Inhaled gene therapy improved or stabilized lung function in study

4D-710 is designed to provide an artificial version of the CFTR gene

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by Steve Bryson, PhD |

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A single dose of 4D Molecular Therapeutics’ 4D-710, an inhaled gene therapy candidate for adults with cystic fibrosis (CF), improved or stabilized lung function in three patients in a Phase 1/2 clinical trial.

Nine to 12 months of follow-up data showed it led to meaningful gains in quality of life and restored CFTR protein production in lung tissue samples.

The AEROW (NCT05248230) study is evaluating 4D-710’s safety, tolerability, and preliminary effectiveness. It aims to enroll up to 21 patients who are ineligible for, or intolerant to, CFTR modulator therapy.

“This evidence of tolerability, high level CFTR protein expression, and early clinical activity in three participants is promising for the ongoing development of this aerosolized product candidate for cystic fibrosis lung disease,” Jennifer Taylor-Cousar, MD, co-director of the Adult Cystic Fibrosis Program said in a press release.

“I’m highly encouraged that the robust and consistent transduction observed is translating into improvements in quality of life and stabilization or improvement in the pulmonary function in these individuals with cystic fibrosis who otherwise do not have disease modifying therapy available to them,” said Taylor-Cousar, who is also the director of the Cystic Fibrosis Foundation Therapeutics Development Center, National Jewish Health, in Colorado. “Historical data suggests that on average these measures would have declined without treatment in this population.”

Delivered by a harmless adeno-associated viral vector (A101), 4D-710 is designed to provide an artificial version of the CFTR gene — whose mutations cause CF — to produce a working version of the CFTR protein. The vector was also developed to penetrate the thick mucus layer that marks CF lung disease.

By targeting lung cells via aerosol, the therapy would increase CFTR protein activity, normalize mucus production, and ease lung symptoms.

AEROW is investigating two different doses in adults. All newly reported data were collected before the April 12 cutoff date.

Up to a year after an initial dose (1E15 vector genome), the therapy was well tolerated in all three participants with no treatment-related side effects, dose-limiting toxicities, or serious adverse events. One patient reported mild dry throat and fatigue during delivery.

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Consistent with data reported four weeks after treatment, all the participants continued to test positive for CFTR transgene in all lung samples, as well as its RNA. This intermediate molecule carries genetic information from the gene to guide protein production.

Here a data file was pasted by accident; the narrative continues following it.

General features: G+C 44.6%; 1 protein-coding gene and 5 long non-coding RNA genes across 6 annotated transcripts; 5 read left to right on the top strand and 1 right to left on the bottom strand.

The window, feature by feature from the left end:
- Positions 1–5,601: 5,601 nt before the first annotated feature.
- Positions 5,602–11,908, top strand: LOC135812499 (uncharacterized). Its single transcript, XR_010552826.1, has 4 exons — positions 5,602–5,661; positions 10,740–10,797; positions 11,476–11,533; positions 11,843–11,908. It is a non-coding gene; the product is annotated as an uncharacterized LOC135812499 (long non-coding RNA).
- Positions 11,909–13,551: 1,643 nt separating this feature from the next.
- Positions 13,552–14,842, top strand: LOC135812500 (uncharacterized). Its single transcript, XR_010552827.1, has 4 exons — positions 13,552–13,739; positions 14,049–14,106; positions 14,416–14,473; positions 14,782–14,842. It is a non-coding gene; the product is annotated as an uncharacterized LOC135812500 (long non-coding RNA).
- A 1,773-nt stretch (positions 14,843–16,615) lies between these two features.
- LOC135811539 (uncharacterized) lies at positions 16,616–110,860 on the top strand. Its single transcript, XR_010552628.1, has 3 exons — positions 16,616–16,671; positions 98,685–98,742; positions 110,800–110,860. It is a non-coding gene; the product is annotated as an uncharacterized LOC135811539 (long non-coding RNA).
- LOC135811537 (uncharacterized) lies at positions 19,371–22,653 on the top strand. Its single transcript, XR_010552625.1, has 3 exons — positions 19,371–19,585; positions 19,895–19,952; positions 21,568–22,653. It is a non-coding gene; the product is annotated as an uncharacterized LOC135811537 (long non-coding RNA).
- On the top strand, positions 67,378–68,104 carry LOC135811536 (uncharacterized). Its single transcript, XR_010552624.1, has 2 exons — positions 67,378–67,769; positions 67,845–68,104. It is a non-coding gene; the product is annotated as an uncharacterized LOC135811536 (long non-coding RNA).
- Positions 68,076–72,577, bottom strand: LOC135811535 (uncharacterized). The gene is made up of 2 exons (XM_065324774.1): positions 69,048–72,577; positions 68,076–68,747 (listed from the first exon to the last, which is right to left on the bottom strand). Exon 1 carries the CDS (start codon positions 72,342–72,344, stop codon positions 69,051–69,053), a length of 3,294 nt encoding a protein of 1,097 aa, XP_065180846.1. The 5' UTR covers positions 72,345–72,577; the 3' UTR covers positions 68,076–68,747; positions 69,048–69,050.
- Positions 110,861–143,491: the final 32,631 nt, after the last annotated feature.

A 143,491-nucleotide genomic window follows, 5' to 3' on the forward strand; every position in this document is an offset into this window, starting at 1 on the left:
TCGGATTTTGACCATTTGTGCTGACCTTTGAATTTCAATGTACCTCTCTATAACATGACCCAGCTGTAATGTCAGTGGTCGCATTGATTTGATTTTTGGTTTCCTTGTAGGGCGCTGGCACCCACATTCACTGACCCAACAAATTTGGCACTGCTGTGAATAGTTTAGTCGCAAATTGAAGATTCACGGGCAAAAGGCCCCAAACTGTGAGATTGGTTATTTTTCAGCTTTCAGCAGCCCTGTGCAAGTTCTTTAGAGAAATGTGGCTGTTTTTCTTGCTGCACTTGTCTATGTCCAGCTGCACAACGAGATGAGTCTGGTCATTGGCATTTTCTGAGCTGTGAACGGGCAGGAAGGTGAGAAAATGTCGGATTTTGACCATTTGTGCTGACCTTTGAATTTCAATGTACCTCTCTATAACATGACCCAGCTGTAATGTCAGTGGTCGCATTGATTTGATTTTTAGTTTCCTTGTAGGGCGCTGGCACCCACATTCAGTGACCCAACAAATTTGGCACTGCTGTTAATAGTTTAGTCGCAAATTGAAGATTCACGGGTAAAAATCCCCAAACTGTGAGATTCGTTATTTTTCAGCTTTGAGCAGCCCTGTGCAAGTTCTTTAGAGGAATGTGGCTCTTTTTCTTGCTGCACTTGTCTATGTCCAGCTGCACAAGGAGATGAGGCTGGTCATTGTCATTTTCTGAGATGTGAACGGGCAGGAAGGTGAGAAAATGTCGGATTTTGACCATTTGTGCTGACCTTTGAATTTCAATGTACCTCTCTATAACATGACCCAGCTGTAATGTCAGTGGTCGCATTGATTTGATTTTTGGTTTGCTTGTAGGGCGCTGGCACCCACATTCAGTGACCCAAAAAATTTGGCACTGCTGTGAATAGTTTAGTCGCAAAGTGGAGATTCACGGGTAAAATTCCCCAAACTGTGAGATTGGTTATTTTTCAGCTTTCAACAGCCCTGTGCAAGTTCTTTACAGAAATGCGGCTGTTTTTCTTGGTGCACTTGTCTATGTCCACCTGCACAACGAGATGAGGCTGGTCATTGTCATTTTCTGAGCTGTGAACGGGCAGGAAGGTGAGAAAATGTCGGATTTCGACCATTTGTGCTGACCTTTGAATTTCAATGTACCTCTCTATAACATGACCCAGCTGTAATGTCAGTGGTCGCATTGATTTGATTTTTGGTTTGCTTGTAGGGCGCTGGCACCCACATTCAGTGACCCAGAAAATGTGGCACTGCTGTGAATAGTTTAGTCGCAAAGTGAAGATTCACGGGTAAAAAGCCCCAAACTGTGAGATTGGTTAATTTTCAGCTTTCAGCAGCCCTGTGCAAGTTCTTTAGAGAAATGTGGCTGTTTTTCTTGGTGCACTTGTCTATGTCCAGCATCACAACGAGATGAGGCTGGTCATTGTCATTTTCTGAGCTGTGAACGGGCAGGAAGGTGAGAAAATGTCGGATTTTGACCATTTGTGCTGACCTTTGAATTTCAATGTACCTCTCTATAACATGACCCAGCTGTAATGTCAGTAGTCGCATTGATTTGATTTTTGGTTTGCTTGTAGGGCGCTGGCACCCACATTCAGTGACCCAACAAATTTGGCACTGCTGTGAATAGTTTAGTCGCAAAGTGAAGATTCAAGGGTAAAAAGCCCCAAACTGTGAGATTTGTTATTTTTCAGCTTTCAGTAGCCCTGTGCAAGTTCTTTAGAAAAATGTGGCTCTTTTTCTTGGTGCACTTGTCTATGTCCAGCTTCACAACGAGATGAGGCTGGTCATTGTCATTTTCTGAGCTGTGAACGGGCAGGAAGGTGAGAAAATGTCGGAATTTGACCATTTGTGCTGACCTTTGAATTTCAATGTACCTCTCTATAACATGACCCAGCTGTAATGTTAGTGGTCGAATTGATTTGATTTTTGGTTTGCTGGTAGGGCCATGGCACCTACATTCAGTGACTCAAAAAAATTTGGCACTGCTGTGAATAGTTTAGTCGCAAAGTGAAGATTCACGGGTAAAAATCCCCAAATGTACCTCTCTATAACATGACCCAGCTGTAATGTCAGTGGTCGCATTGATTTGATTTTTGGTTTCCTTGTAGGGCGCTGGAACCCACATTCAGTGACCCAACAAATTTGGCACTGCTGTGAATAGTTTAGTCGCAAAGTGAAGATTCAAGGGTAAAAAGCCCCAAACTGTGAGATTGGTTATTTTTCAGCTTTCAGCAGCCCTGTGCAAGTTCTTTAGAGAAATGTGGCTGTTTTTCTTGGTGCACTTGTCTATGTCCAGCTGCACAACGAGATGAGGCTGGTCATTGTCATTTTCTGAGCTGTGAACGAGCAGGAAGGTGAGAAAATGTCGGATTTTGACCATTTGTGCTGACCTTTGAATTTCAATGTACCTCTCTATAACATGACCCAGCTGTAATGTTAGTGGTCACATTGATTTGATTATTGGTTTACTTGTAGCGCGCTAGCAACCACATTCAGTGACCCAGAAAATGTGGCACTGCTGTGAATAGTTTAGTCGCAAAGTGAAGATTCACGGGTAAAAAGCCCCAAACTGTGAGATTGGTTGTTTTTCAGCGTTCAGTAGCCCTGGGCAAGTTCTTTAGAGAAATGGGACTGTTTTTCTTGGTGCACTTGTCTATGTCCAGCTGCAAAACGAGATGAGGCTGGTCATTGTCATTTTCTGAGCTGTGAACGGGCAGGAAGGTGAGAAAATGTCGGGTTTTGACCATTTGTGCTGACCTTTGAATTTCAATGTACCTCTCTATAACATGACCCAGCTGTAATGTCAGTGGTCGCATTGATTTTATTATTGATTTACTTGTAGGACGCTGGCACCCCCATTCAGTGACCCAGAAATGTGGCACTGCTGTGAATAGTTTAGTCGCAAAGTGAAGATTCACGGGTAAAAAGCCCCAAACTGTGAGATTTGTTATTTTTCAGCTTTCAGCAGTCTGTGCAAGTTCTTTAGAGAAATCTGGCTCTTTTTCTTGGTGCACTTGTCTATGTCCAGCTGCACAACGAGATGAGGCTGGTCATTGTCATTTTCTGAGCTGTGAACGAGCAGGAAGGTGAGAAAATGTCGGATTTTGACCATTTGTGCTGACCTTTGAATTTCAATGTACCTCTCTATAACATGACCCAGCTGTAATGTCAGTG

CFTR protein activity was observed in 92-99% of epithelial cells that line the airways. All epithelial cell types produced CFTR, including goblet, basal, and ciliated columnar cells. The percentage of CFTR-positive cells was significantly higher than in normal lung and CF-derived lung samples. Activity was also confirmed at the airway side of cell membranes.

“The widespread CFTR transgene expression demonstrated in all lung samples from participants in cohort one is a critical first step for the development of 4D-710, especially given the signals of clinical activity in this CF population with the highest unmet medical need.” said David Kirn, MD, co-founder and CEO of 4D.

Lung function in one participant with moderate impairment before treatment meaningfully improved nine months after a single dose. Data showed an increase of 7% ppFEV1, or the maximum amount of air that can be forcibly expelled in a second. In untreated CF patients, the mean annual decline in lung function is about 2.3% ppFEV1 among patients with the F508del mutation, the most common causing CF.

A second patient with mild lung function impairment before treatment showed no change a year after treatment. The third participant, initially with normal lung function, declined by 2% ppFEV1 over six months.

Quality of life measures improved in all three patients, as assessed by the Cystic Fibrosis Questionnaire-Revised respiratory symptom score (CFQ-R-R). Compared with a mean one-year 4-point decline for untreated patients, scores for the three trial participants increased by 6-22 points.

Interim data on this group and the second group of three to six patients is expected to be presented at the North American Cystic Fibrosis Conference in November, according to 4D. Based on the findings, an optimal dose will be selected and expanded to more patients.

The company plans to meet with the U.S. Food and Drug Administration by year’s end to discuss trial outcomes. An update on the development plan to test 4D-710 with CFTR modulators will also be provided.

“We believe that 4D-710 represents a potentially transformative new treatment for people with CF,” Kirn said. “These interim results also demonstrate the potential of our proprietary aerosolized A101 vector for other lung diseases.”

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